The Spoke Word: Tour de France Stage 4 report

Jul 7, 2010
Outside Magazine

For the first time in this Tour de France, we can say thatthere were no surprises today. Italian sprinter Alessandro Petacchi of Lampreclaimed his second win of the Tour, winning out of a bunch sprint against theworld’s fastest finishers and showing that his win in the crash-marred Stage 1was no fluke.

There were no changes to the overall standings as all of the maincontenders, including Alberto Contador, Andy Schleck, Cadel Evans, and LanceArmstrong, finished safely in the bunch, with the same time as Petacchi.

Stage4, a flat, 95-mile run from Cambrai to Reims, was always going to be a day forthe sprinters. But with virtually the entire peloton licking its collectivewounds after four days of massive crashes and cobblestone mayhem, Wednesday’srace was about as formulaic as it gets. A break of five riders went almostimmediately after the start as the peloton settled in behind, with thesprinter’s teams keeping the gap to the break manageably small.

And that wasbasically the race for the next 90 miles, as the breakaway riders weren’tcaught until about two miles to go in the stage. At that point, as expected,the teams of sprint stars Petacchi (Lampre), Mark Cavendish (HTC-Columbia), andgreen-jersey-wearer Thor Hushovd (Cervelo Test Team) went to the front to tryto set things up for the fast men.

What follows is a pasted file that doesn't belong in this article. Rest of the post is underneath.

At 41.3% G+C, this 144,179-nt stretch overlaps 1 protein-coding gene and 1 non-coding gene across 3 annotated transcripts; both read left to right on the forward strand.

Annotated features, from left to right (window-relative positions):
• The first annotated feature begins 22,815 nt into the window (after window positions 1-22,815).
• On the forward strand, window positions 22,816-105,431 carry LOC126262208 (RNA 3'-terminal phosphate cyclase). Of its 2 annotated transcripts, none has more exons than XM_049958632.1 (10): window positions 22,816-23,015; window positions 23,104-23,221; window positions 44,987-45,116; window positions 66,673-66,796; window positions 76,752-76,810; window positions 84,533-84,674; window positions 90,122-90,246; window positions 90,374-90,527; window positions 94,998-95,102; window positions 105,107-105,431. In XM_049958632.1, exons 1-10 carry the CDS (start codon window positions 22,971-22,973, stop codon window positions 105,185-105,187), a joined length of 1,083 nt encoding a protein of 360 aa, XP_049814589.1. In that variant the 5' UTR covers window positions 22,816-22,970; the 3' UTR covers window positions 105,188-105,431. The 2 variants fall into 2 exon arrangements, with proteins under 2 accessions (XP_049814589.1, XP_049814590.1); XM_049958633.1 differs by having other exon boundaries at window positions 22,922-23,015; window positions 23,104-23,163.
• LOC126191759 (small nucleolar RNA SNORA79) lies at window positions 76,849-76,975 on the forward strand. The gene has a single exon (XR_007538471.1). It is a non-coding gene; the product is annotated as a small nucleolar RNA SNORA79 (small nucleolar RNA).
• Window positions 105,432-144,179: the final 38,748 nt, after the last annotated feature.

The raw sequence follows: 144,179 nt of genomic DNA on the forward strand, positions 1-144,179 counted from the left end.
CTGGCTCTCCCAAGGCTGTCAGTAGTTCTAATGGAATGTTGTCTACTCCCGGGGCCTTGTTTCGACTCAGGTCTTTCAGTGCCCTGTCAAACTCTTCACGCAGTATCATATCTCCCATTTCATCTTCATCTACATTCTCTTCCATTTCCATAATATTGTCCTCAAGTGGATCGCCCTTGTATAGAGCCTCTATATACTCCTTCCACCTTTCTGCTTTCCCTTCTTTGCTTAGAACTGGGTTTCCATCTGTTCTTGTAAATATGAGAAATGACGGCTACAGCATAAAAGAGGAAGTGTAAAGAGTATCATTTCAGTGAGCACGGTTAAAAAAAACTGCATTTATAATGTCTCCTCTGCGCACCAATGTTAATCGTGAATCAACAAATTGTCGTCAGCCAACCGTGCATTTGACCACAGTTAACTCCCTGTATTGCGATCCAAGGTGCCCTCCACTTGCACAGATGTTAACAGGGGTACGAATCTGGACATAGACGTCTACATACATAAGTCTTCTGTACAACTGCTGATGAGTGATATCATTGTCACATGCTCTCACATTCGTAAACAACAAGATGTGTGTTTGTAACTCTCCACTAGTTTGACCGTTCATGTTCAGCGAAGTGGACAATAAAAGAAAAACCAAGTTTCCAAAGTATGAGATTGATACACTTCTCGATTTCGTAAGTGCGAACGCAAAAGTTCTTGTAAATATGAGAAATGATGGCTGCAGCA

Cavendish, who won six stages in last year’sTour but has had a very rough season in 2010, looked to be in the bestposition. But as the sprint heated up in the closing stretch, he faded quicklyand soon gave up even contesting the sprint as Petacchi shot around on his leftto take the stage.

A few years ago, Petacchi, nicknamed “AleJet,” was thesport’s preeminent sprinter. In 2003 he won four stages of the Tour de Franceto go along with six stage wins in the Giro d’Italia and five in the Vuelta aEspaña. The following year he won a record nine stages in the Giro.

This is hisfirst Tour de France since 2004, however, for a variety of reasons that includea doping non-negative for asthma medication in 2007. Petacchi had a medicalclearance to use the medication, but a drug test returned levels slightly abovewhat was allowed. Though cycling authorities ruled that the infraction wasaccidental, Petacchi had to sit out much of the 2007 season and was fired byhis team.

After two seasons on a minor Italian continental team, Petacchireturned to the top ranks this season with the ProTour team Lampre and isshowing that, at age 36, he still has the legs to compete.

—John Bradley



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